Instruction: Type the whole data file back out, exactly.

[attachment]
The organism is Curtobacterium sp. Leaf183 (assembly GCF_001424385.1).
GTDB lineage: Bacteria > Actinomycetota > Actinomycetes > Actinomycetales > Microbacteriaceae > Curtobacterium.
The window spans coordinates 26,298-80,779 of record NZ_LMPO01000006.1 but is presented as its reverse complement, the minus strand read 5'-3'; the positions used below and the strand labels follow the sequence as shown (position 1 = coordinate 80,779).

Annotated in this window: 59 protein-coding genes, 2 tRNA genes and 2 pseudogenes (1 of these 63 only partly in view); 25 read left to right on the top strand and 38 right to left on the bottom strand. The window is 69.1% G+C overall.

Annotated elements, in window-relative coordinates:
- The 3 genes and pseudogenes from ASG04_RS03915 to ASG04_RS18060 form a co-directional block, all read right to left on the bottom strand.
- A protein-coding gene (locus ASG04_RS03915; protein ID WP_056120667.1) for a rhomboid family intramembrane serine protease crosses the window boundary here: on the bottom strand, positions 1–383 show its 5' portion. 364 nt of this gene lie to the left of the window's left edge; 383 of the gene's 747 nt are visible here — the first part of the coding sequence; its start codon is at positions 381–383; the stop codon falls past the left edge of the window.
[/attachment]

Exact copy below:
The organism is Curtobacterium sp. Leaf183 (assembly GCF_001424385.1).
GTDB lineage: Bacteria > Actinomycetota > Actinomycetes > Actinomycetales > Microbacteriaceae > Curtobacterium.
The window spans coordinates 26,298-80,779 of record NZ_LMPO01000006.1 but is presented as its reverse complement, the minus strand read 5'-3'; the positions used below and the strand labels follow the sequence as shown (position 1 = coordinate 80,779).

Annotated in this window: 59 protein-coding genes, 2 tRNA genes and 2 pseudogenes (1 of these 63 only partly in view); 25 read left to right on the top strand and 38 right to left on the bottom strand. The window is 69.1% G+C overall.

Annotated elements, in window-relative coordinates:
- The 3 genes and pseudogenes from ASG04_RS03915 to ASG04_RS18060 form a co-directional block, all read right to left on the bottom strand.
- A protein-coding gene (locus ASG04_RS03915; protein ID WP_056120667.1) for a rhomboid family intramembrane serine protease crosses the window boundary here: on the bottom strand, positions 1–383 show its 5' portion. 364 nt of this gene lie to the left of the window's left edge; 383 of the gene's 747 nt are visible here — the first part of the coding sequence; its start codon is at positions 381–383; the stop codon falls past the left edge of the window.